Bullies, School, and Social Media

Mentors know school isn’t just about classes and grades, it is about learning about yourself and how to navigate the world around you. The social aspect of school is very different than it used to be. Today, everything follows a kid home on social media, good and bad. Unfortunately, students who bully others can use this social media world to now continue that bullying after school. A student bullied at school can’t walk away for the day. There is no reprieve.

According to a study about youth (ages 9-12) and technology:

  • Nine out of ten tweens use social media or gaming apps.
  • One in five tweens (20.9%) has been cyberbullied, cyberbullied others, or seen cyberbullying.
  • Tweens who were cyberbullied shared that it negatively impacted their feelings about themselves (69.1%).

This makes it more important than ever for kids to know they always have someone on their side to support them. A mentor provides a consistent, positive presence to a child; insulating against the negative effects of this new social age as well as contributing to their success in school and mental wellbeing.

Mentors can share stories of how they were bullied or even how they were a bully and why they acted that way and what they learned from it. This provides grounding knowledge to the child that lets them know they will get past this stage in life. These topical stories shared by a mentor can also give insight into why some kids lash out at their peers, which is often a symptom of a bigger problem in their personal life and has nothing to do with the person they bully.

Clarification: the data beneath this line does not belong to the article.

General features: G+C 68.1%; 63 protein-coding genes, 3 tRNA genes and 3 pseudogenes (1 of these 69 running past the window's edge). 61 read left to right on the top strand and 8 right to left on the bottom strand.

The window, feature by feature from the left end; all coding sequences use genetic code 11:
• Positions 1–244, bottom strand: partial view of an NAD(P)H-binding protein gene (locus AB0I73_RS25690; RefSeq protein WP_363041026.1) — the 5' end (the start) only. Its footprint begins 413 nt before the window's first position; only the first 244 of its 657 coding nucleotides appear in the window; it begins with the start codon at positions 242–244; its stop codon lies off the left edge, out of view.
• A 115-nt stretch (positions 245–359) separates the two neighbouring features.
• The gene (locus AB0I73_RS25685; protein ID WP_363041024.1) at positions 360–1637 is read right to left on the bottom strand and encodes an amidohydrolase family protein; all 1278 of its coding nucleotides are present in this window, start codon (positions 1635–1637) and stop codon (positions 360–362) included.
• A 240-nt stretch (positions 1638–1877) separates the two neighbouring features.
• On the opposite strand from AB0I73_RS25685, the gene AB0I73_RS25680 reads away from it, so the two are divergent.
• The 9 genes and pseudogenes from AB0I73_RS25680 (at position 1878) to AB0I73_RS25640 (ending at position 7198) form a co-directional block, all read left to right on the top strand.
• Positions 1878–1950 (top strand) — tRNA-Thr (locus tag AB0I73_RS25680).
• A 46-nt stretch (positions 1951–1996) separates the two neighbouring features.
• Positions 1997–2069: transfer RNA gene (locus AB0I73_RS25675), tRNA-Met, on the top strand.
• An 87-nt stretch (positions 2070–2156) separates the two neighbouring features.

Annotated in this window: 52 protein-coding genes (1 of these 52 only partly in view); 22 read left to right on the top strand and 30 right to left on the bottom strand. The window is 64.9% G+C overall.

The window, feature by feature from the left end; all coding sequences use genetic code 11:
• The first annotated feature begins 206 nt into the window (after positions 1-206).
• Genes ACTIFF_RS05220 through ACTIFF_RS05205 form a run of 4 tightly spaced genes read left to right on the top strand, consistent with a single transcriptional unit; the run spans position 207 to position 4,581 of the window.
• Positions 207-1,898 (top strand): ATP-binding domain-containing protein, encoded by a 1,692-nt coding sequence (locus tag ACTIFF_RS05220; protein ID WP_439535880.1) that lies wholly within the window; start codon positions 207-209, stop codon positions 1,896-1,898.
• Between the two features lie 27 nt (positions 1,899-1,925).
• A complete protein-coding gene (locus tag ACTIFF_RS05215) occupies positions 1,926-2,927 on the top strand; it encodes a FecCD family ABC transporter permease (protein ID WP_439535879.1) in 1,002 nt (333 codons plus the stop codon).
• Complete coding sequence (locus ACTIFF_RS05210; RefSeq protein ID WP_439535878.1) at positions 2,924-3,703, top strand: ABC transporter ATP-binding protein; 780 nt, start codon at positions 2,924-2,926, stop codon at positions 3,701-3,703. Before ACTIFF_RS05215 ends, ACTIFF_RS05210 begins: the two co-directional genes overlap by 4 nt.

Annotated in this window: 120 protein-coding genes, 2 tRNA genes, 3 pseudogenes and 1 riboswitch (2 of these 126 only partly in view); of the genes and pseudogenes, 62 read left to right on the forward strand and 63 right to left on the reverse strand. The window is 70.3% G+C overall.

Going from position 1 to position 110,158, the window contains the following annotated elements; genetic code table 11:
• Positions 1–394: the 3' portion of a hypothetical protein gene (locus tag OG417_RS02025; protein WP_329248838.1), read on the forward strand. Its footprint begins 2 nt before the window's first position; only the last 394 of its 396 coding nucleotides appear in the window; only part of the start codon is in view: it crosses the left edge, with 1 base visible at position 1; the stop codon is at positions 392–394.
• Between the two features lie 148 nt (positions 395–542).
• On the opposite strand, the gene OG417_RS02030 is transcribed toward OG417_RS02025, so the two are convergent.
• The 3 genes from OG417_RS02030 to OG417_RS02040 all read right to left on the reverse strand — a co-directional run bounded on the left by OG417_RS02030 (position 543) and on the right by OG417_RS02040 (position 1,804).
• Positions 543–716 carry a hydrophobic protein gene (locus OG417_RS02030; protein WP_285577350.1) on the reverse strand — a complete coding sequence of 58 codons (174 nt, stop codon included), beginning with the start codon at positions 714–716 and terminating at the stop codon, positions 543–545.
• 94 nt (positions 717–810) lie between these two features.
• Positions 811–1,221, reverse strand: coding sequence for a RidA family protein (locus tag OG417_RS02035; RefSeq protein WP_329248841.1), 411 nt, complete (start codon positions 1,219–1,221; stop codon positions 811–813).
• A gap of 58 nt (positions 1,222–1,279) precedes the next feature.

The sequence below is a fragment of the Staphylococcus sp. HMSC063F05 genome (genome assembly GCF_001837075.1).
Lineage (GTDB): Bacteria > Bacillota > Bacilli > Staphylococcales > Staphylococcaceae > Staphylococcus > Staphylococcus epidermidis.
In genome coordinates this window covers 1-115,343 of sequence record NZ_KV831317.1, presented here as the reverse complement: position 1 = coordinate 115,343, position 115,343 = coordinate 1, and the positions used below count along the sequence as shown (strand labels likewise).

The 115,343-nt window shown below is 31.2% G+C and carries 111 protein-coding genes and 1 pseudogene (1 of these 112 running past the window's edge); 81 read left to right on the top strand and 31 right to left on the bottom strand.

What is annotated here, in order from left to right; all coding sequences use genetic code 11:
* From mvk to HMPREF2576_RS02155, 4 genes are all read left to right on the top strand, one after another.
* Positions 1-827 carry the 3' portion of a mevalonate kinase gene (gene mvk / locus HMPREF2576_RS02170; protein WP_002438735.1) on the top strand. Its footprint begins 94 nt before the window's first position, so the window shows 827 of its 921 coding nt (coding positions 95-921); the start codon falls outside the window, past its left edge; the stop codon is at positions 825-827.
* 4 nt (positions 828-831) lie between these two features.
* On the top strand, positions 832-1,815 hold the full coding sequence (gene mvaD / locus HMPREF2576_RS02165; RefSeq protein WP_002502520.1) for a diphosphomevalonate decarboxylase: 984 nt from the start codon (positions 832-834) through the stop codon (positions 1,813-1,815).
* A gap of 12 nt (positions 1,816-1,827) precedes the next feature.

Providing this context amidst the growing up stages is invaluable; it allows the child perspective to understand they are not “weird” or “a problem”. Once a child understands this healthy perspective, they can let go of focusing on what is bringing them down and start focusing on what can lift them up.

Kids are dealing with a lot today. They are constantly around the scattered nature of social media, the confusion of growing up, the pressure of academics, the opinions of their peers and random people on the internet, and sometimes a chaotic home life. With all of this going on it is important the child learns to center themselves and understand that sometimes you cannot change a situation, but you can change how you react to it. A mentor can guide them to learn to prioritize what they give their energy to. Once their mental energy is focused, it will be easier for them to focus on their future.

Learning social skills like how to deal with bullies and how to treat others with respect, foster friendships and understand who your true friends are is just as important as learning math, science, literature etc.

Mentoring can be the difference between a kid becoming a bully themselves and a kid realizing their own potential.

Similar Posts